My advice to Randy was to suggest a trip to China with his current agent to look at his product, see the factory and maybe inspect an order. He has not been to China yet and it is time, after 7 years, that he went. I told him that he has every right to see where his product is being made and to meet the people who are making it. If his current agent balks at this suggestion then Randy should begin to look for a new agent ASAP or, better yet, consider finding a factory and going direct to China with his orders. He seemed to think this was a good idea. I emphasized that his current agent has helped him to build his business so he should appreciate that and give this agent a chance to work with him on making his supply chain more transparent and efficient. But Randy’s is a very reasonable concern and his agent should know this.

Regarding, the new agent who is offering Randy NET 60 terms, I told him I have never heard of anyone offering NET 60 out of China. Randy said he believed the agent had a relationship with the factory that allowed him to offer these terms. That is very possible because most agents in the US have close relationships with factories in China. In many cases the agent in the US is a relative of someone at the factory in China. Still it just seems too good to be true and I don’t think any factory in China is willing to take that risk. I mean the goods could sit in Randy’s warehouse for a month before he was asked to pay for them under a NET 60 arrangement. Anyway, I told Randy not to put much credence into this offer but it wouldn’t hurt to do a small order or two with this agent to see if he honored the terms and, more importantly, how quality held up.

Overall, Randy is thinking in the right direction. His business is changing and he sees the necessity to change the way he does business.

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When you ship out of China just think FOB

I had an email a couple of weeks ago from someone who wants to ship an order DDU out of China. DDU stands for Delivery Duty Unpaid. It is actually an outdated term having been replaced several years ago by DAP Delivery at Place. In a DAP transaction the seller is responsible for all costs up to the point where the product is delivered. If for example the goods are going from Shanghai to Columbus, Ohio the seller would be responsible for all costs up to delivery in Columbus, with the exception of Duty and administrative costs to get the goods from the port in the destination country to the final destination. This sounds a lot like CIF, the difference being that in a CIF transaction the seller is responsible for the cost to deliver the cargo to the destination port only. At that point the buyer takes over and assumes all costs up to the point of delivery.

Since I have never known anyone to ship an order out of China that was not FOB, and since I know that Chinese vendors do not want to assume risk, what a DAP transaction involves for a seller, I was a little skeptical when I heard about this order. I went online to do some reading about DDU transactions and realize that the only reason a Chinese vendor would consent to DAP is that it allows them to add costs to the project; the vendor selects the carriers and pays VAT and other charges up to the place of delivery. If the vendor is in cohoots with a forwarding company in the US then the charges to deliver the product from port to destination could be excessive. And if you don’t pay those charges they will not deliver your order. Of course, for a first time buyer out of China who has no logistics experience or agent to work with DAP might sound like a very easy solution. But in fact DAP could be both expensive and problematic.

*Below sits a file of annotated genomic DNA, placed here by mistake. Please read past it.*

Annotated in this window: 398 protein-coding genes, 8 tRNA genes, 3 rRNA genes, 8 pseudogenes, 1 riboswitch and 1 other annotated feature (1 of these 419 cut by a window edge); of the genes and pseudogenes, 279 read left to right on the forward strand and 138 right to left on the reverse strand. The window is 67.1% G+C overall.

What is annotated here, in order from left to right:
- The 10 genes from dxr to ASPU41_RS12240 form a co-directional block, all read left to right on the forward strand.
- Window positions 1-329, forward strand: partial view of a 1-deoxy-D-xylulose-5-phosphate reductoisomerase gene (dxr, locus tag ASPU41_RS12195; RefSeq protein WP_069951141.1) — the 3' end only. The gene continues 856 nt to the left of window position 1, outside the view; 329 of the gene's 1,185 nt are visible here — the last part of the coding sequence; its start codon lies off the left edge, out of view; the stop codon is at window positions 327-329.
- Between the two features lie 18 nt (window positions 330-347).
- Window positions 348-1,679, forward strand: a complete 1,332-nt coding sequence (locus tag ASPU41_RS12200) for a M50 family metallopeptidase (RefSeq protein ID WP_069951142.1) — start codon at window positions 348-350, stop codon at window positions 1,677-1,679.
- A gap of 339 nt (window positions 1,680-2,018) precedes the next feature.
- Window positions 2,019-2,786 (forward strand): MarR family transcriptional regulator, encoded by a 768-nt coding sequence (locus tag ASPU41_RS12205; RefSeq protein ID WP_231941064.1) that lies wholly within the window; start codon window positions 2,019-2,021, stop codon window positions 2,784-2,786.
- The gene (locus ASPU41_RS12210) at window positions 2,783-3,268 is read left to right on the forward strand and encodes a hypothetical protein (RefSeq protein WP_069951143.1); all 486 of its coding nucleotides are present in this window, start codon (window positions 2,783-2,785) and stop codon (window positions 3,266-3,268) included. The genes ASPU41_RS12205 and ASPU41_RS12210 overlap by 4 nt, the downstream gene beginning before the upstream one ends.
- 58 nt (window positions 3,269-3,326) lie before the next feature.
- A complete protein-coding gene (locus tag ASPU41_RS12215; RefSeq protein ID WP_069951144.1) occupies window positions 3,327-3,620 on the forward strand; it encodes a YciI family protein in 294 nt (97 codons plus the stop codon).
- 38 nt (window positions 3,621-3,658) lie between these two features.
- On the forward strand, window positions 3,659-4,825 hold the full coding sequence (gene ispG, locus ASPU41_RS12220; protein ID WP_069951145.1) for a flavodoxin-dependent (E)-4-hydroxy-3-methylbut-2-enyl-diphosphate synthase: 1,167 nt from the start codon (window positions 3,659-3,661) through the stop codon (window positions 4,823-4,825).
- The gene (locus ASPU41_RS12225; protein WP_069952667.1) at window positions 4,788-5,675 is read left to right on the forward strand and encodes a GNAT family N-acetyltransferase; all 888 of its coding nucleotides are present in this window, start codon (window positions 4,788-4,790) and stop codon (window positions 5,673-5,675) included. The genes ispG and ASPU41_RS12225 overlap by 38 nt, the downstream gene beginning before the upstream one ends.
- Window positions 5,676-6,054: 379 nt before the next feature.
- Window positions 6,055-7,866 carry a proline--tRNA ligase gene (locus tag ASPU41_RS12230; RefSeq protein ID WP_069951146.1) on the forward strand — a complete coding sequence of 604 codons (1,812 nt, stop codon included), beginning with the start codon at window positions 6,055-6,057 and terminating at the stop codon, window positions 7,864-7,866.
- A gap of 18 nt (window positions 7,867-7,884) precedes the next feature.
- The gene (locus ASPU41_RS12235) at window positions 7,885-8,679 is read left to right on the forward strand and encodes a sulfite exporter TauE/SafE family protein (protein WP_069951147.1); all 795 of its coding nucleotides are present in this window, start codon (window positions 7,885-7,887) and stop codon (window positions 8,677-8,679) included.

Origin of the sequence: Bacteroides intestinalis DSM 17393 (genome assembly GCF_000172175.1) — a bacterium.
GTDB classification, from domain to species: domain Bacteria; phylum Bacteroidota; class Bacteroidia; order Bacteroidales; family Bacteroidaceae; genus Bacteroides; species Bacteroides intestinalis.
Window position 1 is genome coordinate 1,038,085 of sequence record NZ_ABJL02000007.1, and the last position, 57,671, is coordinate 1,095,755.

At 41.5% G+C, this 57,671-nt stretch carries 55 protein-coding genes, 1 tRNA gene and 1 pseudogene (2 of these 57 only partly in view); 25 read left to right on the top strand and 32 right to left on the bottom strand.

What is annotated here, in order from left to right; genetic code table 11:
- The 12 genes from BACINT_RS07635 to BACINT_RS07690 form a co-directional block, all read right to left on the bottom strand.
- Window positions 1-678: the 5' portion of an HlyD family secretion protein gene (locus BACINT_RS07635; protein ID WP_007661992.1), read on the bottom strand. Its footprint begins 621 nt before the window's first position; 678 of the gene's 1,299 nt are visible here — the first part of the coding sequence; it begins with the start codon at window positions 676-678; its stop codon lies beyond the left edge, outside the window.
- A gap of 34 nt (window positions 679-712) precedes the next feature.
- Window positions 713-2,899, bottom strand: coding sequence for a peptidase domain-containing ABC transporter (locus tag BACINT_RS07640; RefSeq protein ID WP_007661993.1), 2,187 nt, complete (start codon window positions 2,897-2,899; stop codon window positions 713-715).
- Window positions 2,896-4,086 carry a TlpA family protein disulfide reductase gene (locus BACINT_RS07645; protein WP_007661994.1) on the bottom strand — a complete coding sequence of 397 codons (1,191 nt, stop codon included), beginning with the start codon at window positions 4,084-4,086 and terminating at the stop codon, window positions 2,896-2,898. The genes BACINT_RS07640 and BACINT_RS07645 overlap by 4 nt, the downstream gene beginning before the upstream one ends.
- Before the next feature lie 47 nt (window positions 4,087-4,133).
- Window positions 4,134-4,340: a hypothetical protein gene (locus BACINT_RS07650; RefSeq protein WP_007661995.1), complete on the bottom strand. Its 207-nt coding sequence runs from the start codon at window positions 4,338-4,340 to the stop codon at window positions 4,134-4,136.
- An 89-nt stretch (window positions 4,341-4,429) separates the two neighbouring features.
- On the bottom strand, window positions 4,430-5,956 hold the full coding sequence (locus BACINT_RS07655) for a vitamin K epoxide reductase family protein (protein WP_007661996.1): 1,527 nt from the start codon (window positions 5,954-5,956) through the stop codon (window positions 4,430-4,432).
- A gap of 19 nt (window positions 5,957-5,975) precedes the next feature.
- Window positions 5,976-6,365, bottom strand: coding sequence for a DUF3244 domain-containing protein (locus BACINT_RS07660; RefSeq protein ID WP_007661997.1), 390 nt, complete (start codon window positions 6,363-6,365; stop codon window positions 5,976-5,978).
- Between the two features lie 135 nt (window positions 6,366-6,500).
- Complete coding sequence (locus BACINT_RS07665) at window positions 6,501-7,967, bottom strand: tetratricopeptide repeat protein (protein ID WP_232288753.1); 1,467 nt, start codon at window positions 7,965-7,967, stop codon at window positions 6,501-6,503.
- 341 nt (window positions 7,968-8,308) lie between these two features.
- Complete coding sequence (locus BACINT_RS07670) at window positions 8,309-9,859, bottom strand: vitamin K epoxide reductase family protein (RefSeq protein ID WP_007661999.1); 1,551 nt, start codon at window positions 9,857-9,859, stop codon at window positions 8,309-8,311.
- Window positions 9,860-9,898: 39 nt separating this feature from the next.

In general anytime you order out of China you really should be looking for FOB terms FOB stands for Free on Board and the seller and buyer share responsibility equally, the seller up to the port of embarkation of and the buyer once the goods have been loaded on to the vessel designated by the buyer or their shipping agent. If you approach a vendor in China and they suggest other then FOB, be skeptical and do some research. Of course there are exceptions to FOB but they are rare for small importers.

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The day 40,000 people visited McDonalds in Beijing

I saw the other day that McDonalds has opened its 2000th restaurant in China. To think that there are now 2000 Golden Arches in China because when I first lived in China there was one, in Shenzhen. The first McDonalds outside of Shenzhen opened in China in Beijing in 1992 and I was fortunate enough to have been there.

I remember a few things about that first visit to McDonalds in April,1992, namely how crowded it was (according to McDonalds there were 40,000 customers on that first day),  the line of people taking snapshots of the Ronald McDonald statue outside the restaurant and how I had to summon my courage to eat a Big Mac with cheese because the person behind the register could not comprehend a special request to make a Big Mac without cheese. After explaining to him that I did not like cheese I looked behind me at the great wall of people waiting to order and decided that I had better dispense with the special request lest it bottleneck production and create a major incident in what was billed as the largest McDonalds in the world. .

Thinking back to my first time at McDonalds in China I can remember how in those early years of Deng Xiao Ping’s reforms about the only two American foods you could find in stores, not counting the ubiquitous Coca Cola which had been in China since the 1930s, were Tang and Nescafe instant coffee. The popularity of Tang in China was hard to fathom since it had not been popular in the US in 20 years. I can only speculate that someone in the Nixon entourage had brought over a jar back in 1972, ( maybe someone in the State Dept thought it sounded Chinese as in Tang Dynasty ?) and the Chinese were hooked from then on. Who knows.